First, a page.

"FGM is an indictment of us all -- that a girl or young woman can be held down and mutilated is a violation of her human rights -- and, shockingly, an estimated 3 million girls are at risk each year," Jose Luis Diaz, Amnesty International's U.N. representative in New York, said in a release Monday.
The resolution approved by the committee that oversees social, humanitarian and human rights issues puts FGM in a human rights framework and calls for a holistic approach, Diaz said, and stresses "the importance of empowerment of women, promotion and protection of sexual and reproductive health, and breaking the cycle of discrimination and violence."
Female genital mutilation is common in 28 countries in Africa as well as in Yemen, Iraq, Malaysia, Indonesia and among some ethnic groups in South America, Amnesty International said.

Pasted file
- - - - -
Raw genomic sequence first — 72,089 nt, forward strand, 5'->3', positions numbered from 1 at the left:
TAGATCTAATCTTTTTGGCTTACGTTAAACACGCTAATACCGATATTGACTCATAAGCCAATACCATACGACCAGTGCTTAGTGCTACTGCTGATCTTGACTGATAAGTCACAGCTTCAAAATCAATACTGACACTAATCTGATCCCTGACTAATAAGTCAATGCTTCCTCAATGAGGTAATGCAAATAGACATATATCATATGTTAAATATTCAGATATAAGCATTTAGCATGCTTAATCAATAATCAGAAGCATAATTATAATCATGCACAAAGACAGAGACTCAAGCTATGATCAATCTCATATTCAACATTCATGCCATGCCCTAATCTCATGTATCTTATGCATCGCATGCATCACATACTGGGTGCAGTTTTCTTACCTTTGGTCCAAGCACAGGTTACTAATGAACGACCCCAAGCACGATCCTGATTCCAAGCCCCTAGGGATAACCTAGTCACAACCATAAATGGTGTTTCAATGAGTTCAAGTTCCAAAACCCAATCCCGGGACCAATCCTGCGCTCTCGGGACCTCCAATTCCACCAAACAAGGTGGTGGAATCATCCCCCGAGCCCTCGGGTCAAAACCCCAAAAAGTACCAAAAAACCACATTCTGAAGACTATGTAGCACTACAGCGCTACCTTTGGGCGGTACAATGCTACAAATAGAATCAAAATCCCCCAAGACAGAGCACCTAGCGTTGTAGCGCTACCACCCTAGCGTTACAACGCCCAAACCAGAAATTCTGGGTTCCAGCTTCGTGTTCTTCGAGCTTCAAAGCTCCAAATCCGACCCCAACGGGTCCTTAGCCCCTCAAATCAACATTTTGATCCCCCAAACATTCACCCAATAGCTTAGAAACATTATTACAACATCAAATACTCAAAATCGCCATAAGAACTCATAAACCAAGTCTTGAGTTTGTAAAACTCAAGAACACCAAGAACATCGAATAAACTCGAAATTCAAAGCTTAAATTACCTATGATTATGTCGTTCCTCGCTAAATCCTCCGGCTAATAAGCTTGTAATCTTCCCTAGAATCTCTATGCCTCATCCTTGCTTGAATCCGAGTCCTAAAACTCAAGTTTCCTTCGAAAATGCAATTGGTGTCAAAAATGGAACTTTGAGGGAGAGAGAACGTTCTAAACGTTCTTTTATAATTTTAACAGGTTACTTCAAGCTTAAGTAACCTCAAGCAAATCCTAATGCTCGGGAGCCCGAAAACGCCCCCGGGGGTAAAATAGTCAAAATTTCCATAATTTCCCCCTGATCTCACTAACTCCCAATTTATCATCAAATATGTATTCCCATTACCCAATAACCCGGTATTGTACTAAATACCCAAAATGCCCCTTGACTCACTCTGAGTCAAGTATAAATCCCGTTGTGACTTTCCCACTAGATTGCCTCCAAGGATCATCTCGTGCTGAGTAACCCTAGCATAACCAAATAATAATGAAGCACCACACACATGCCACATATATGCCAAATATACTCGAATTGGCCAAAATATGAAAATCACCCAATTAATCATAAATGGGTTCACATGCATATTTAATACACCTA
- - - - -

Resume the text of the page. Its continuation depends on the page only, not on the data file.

Amnesty International said the U.N. resolution is a reminder to governments that they must develop national action plans in addition to laws, as well as ensure efforts to raise awareness have appropriate resources. The resolution also makes clear the matter is something that must involve all those affected, including males, if this practice is to end.
The resolution, which isn't legally binding, makes recommendations for preventing the practice, protecting at-risk girls, ending impunity and providing support services to women suffering from the lifelong consequences.
The resolution adopted by the Assembly's Third Committee is expected to be endorsed by the General Assembly in December.
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